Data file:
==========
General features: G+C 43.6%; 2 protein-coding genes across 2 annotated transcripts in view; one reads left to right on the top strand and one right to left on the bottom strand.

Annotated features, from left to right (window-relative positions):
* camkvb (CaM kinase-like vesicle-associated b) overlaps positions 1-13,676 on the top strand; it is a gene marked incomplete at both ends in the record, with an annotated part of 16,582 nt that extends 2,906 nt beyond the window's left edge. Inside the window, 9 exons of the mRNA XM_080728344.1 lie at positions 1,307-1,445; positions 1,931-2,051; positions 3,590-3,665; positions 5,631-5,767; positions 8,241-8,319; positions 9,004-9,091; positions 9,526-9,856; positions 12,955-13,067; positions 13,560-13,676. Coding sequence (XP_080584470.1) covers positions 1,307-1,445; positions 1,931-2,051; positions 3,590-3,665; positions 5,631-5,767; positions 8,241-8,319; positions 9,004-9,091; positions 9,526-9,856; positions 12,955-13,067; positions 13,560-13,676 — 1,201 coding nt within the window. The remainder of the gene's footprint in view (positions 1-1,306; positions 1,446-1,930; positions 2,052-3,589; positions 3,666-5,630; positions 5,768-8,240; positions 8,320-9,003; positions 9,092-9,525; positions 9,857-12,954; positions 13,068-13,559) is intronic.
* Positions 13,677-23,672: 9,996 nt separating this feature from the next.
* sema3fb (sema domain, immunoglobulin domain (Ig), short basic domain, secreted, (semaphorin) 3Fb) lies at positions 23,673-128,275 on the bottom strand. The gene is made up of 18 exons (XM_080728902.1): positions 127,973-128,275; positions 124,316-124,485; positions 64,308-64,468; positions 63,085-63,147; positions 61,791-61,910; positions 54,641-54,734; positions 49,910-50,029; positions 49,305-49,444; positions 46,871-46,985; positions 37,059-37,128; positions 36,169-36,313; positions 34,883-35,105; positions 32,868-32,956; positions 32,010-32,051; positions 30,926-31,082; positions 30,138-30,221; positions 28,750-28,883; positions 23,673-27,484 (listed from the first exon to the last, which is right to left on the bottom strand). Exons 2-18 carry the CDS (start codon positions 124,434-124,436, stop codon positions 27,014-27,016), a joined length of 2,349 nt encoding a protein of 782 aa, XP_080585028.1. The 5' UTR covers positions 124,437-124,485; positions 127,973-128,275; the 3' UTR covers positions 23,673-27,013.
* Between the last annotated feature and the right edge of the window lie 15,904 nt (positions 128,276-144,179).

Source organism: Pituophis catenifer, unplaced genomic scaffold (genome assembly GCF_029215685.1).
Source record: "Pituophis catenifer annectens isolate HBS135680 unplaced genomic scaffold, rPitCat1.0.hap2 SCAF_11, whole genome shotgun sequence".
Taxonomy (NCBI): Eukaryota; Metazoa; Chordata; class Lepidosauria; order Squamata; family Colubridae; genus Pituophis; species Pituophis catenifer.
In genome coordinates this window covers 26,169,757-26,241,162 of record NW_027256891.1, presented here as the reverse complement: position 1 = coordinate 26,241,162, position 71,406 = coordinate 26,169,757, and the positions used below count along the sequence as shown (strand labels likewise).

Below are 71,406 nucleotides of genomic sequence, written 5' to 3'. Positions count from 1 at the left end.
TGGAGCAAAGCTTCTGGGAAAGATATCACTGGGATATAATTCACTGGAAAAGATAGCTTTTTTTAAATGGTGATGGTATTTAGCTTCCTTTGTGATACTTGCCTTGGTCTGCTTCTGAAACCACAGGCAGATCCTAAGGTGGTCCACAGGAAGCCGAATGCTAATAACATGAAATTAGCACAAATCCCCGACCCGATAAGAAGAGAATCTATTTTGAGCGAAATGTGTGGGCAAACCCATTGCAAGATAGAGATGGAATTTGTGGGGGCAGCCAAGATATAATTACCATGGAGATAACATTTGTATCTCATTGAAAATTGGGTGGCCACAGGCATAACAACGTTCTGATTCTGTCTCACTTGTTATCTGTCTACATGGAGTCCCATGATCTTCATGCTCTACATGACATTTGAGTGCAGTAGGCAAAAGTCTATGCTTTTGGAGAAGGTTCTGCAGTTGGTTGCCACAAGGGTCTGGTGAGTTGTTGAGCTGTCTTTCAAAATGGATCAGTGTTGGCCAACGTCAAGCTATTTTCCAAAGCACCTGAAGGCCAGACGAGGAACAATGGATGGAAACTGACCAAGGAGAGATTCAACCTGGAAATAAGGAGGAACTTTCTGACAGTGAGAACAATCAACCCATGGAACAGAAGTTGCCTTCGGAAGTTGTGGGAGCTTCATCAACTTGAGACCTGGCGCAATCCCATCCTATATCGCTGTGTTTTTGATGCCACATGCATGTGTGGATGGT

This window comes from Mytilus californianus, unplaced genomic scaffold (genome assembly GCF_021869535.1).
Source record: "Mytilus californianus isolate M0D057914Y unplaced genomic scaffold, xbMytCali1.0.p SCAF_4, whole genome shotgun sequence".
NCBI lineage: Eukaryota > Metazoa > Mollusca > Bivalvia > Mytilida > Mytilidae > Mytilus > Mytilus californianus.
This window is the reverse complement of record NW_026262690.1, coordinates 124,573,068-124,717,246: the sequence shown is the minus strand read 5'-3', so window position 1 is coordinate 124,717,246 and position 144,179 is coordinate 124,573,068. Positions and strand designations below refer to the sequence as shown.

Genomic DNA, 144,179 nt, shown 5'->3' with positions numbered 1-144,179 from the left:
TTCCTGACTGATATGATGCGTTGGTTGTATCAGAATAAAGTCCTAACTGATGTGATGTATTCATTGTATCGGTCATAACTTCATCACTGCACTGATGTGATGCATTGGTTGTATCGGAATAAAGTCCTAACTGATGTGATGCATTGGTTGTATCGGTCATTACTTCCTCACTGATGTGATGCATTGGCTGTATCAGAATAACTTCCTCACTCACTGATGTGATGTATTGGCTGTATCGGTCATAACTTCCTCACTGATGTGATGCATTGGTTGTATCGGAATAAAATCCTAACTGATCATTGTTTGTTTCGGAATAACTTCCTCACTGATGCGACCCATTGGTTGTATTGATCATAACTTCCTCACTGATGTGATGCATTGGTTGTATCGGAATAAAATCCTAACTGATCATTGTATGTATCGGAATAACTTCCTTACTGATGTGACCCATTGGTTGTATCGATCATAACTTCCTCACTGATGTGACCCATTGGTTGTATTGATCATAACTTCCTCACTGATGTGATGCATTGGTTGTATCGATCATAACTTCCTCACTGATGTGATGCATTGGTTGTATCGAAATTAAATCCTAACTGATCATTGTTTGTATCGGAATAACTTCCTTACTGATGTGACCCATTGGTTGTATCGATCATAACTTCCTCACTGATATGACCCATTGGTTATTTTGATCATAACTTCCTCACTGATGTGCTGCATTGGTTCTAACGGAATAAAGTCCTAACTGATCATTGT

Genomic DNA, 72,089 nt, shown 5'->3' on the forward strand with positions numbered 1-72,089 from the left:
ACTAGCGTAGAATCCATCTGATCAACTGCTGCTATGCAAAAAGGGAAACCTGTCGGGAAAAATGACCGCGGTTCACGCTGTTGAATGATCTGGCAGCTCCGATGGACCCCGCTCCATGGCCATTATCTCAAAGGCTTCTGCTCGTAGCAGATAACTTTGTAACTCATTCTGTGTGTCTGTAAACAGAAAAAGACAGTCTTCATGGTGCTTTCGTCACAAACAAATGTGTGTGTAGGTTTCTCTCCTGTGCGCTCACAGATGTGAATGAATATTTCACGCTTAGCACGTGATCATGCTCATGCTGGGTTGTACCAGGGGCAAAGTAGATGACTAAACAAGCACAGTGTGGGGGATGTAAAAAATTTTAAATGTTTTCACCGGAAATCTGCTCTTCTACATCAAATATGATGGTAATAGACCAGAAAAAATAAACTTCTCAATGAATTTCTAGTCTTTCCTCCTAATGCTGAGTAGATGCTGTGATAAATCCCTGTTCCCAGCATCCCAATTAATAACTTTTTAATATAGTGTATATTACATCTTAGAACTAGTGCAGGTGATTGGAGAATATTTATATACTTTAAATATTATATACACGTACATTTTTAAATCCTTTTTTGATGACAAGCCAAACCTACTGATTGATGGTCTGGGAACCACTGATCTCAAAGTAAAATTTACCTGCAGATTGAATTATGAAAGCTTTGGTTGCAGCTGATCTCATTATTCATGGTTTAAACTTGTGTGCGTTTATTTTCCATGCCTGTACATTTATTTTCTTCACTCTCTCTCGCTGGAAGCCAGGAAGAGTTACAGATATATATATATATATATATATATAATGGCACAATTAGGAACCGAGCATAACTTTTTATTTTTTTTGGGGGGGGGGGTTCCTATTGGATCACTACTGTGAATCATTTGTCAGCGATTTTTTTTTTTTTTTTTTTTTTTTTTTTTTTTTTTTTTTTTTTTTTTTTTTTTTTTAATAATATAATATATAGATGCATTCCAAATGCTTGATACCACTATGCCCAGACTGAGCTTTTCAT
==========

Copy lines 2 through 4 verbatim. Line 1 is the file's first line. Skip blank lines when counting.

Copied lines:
Annotated features, from left to right (window-relative positions):
* camkvb (CaM kinase-like vesicle-associated b) overlaps positions 1-13,676 on the top strand; it is a gene marked incomplete at both ends in the record, with an annotated part of 16,582 nt that extends 2,906 nt beyond the window's left edge. Inside the window, 9 exons of the mRNA XM_080728344.1 lie at positions 1,307-1,445; positions 1,931-2,051; positions 3,590-3,665; positions 5,631-5,767; positions 8,241-8,319; positions 9,004-9,091; positions 9,526-9,856; positions 12,955-13,067; positions 13,560-13,676. Coding sequence (XP_080584470.1) covers positions 1,307-1,445; positions 1,931-2,051; positions 3,590-3,665; positions 5,631-5,767; positions 8,241-8,319; positions 9,004-9,091; positions 9,526-9,856; positions 12,955-13,067; positions 13,560-13,676 — 1,201 coding nt within the window. The remainder of the gene's footprint in view (positions 1-1,306; positions 1,446-1,930; positions 2,052-3,589; positions 3,666-5,630; positions 5,768-8,240; positions 8,320-9,003; positions 9,092-9,525; positions 9,857-12,954; positions 13,068-13,559) is intronic.
* Positions 13,677-23,672: 9,996 nt separating this feature from the next.